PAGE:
1. Introduction
  2. Hyphae
  3. Trees
  4. Linetrace
  5. Differential Line
  6. Differential Mesh
  7. Differential Mesh 3d
  8. Fractures
  9. Sand Spline
  10. Differential Lattice
  11. Sand Creatures
  12. Sand Glyphs
  13. Not a Conclusion


This essay was written between late 2015 and mid 2016.

I've always been fascinated with patterns. It doesn't really matter what kind of patterns; I've played with networks, leaves and leaf venation, branches, lightning, flocking, tracing outlines of shapes, river formation, rock sediments, landscapes, slime mold, lichens, reaction-diffusion, cellular automaton, some fractals, and a few other things. I think what I enjoy the most is how complex and intricate results you can get from a set of simple rules.


Recently I've been particularly interested in biological patterns, and differential growth. My background is in numerical mathematics, not biology. So I have limited knowledge of how biological systems actually work. Even so, I've been experimenting quite a lot with recreating various biological behaviours. Part of the challenge is to try to recreate some pattern or behaviour with as few and as simple rules as possible.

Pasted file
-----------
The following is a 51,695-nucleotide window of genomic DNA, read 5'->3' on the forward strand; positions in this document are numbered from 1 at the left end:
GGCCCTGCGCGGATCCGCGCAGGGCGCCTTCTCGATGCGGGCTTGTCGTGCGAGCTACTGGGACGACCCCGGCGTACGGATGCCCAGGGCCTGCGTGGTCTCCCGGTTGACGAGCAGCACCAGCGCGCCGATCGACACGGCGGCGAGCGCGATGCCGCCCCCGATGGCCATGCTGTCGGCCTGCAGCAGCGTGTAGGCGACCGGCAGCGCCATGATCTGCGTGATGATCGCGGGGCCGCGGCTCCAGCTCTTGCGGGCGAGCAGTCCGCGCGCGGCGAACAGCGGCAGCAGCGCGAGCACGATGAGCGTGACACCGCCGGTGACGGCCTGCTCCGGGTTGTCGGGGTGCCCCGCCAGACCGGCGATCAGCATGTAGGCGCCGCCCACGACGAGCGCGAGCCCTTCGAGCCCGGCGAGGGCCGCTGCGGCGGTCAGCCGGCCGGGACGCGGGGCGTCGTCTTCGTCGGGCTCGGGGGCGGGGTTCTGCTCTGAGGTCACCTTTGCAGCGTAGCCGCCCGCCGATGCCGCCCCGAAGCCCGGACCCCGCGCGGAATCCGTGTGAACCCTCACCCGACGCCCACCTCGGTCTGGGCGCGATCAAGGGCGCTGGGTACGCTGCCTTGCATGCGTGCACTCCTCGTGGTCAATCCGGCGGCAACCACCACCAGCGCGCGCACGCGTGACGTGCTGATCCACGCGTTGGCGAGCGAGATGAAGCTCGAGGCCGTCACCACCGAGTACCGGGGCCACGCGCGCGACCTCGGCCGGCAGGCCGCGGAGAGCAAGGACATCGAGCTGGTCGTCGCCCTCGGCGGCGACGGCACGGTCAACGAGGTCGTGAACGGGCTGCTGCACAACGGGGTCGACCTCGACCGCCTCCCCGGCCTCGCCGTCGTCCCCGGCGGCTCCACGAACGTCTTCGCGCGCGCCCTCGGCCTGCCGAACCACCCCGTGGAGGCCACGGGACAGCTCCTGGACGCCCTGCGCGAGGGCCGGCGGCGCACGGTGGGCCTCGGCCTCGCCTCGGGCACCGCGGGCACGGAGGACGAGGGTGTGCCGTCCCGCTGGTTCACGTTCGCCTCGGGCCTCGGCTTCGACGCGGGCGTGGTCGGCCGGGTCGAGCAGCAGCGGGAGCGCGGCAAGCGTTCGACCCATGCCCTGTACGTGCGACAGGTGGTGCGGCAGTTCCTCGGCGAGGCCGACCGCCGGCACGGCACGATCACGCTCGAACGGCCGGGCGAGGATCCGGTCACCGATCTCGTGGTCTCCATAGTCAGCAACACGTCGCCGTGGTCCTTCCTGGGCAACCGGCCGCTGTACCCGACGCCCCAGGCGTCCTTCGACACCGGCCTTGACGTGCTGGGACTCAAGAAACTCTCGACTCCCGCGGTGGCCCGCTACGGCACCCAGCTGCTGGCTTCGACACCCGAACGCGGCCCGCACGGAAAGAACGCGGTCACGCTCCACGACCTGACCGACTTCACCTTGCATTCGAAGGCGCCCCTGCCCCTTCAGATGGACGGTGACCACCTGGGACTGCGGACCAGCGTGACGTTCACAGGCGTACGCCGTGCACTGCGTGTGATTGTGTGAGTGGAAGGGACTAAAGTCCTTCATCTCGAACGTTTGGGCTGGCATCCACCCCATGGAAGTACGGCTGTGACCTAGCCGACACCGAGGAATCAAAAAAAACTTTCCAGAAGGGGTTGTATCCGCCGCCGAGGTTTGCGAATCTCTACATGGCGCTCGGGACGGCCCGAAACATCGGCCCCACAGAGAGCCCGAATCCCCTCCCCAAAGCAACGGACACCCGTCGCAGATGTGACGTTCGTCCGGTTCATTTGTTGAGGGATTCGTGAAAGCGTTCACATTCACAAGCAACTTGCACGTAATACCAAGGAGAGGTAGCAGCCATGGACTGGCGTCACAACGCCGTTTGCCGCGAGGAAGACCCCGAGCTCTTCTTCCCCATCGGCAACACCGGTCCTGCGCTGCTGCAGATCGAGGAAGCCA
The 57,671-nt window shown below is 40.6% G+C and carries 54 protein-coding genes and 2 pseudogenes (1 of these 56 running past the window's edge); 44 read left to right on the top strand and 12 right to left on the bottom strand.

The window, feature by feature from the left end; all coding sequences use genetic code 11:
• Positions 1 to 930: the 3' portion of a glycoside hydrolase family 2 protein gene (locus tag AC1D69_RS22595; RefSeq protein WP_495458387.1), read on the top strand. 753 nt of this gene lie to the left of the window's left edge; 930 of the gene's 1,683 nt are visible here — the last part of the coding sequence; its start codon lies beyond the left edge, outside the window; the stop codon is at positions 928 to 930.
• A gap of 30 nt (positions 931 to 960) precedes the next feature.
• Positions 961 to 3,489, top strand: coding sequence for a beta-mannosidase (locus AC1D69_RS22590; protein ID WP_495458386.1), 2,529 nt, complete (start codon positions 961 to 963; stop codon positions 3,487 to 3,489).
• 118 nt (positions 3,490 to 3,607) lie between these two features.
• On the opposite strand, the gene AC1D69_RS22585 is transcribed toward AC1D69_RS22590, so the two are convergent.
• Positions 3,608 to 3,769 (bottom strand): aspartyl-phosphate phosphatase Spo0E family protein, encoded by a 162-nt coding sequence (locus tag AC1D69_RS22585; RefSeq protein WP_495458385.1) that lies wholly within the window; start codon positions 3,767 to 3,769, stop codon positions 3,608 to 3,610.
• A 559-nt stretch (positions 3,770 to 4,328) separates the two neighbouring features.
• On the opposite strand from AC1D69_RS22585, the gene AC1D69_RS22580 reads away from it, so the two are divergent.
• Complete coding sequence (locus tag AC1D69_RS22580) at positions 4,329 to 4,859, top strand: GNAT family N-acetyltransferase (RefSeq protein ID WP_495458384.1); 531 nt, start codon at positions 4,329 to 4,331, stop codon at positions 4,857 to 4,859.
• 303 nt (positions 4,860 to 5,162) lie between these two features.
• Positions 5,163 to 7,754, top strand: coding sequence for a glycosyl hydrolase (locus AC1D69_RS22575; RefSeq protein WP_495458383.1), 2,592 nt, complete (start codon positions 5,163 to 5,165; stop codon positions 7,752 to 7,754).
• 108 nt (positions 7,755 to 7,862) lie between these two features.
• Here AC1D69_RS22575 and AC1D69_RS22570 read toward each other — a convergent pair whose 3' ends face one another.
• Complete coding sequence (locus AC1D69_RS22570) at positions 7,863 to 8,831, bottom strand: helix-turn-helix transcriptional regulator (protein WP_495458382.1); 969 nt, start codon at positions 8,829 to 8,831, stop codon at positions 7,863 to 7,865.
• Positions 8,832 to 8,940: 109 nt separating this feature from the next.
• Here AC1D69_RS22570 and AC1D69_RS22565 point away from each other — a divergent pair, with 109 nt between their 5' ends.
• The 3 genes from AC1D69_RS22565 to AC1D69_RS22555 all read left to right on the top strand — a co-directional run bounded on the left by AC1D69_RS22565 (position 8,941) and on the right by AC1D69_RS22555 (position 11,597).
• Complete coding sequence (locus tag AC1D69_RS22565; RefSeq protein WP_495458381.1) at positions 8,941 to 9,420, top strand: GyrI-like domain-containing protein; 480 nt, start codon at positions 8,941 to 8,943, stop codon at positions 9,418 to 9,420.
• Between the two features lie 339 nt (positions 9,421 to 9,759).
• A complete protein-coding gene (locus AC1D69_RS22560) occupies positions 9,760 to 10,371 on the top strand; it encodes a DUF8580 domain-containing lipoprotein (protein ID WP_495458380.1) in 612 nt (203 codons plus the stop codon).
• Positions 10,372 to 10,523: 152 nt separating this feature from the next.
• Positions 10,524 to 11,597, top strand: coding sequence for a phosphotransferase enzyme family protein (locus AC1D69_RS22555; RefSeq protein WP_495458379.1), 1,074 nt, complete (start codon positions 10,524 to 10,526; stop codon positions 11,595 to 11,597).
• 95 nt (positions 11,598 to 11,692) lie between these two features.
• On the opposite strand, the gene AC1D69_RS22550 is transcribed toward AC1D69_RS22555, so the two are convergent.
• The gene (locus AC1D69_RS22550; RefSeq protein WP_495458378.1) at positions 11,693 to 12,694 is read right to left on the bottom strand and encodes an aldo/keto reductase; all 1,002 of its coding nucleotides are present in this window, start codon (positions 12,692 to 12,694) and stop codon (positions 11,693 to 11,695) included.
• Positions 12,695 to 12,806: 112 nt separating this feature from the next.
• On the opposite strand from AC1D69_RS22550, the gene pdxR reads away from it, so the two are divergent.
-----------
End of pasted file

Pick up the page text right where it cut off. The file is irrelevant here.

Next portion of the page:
Sometimes I manage to recreate the phenomenon I set out to create, and sometimes not. More often than not I get something interesting, even if it is not always what I expected.

A Confession

In the interest of disclosure I should point out that I sometimes base my work on the ideas that I have seen done elsewhere by a number of other generative artists. Most notably Jared Tarbell and Nervous System. For instance the algorithm I named Orbitals (image below) is very heavily based on Happy Place by Tarbell.


I point this out because I have always found it hard to know where a piece of software—and in my particular case, the images generated by that software—is novel enough to be viewed as a separate work.


I started working with generative algorithms when I was supposed to be studying for my exams at university. For that reason I bought the domain name, as a joke on me diverging from my studies. The first thing I did was to copy several of Tarbell's algorithms using Javascript/Canvas. After a while I started getting a few other ideas of my own.

sand creatures

Apart from Orbitals, the first algorithm I got working was Hyphae. It came to me when I was trying to recreate the behaviour of Hyphae by Nervous System. At this point I hadn't realized how complicated that algorithm actually is, and I spent way too much time trying and failing to get it anywhere near decent. I implemented it later, and you can read the Siggraph paper describing it if you are interested. It is a fascinating read!


I make almost all of my code available at Github. All the following sections have a link to the corresponding repository. Unfortunately not all of it is entirely well documented or up to date.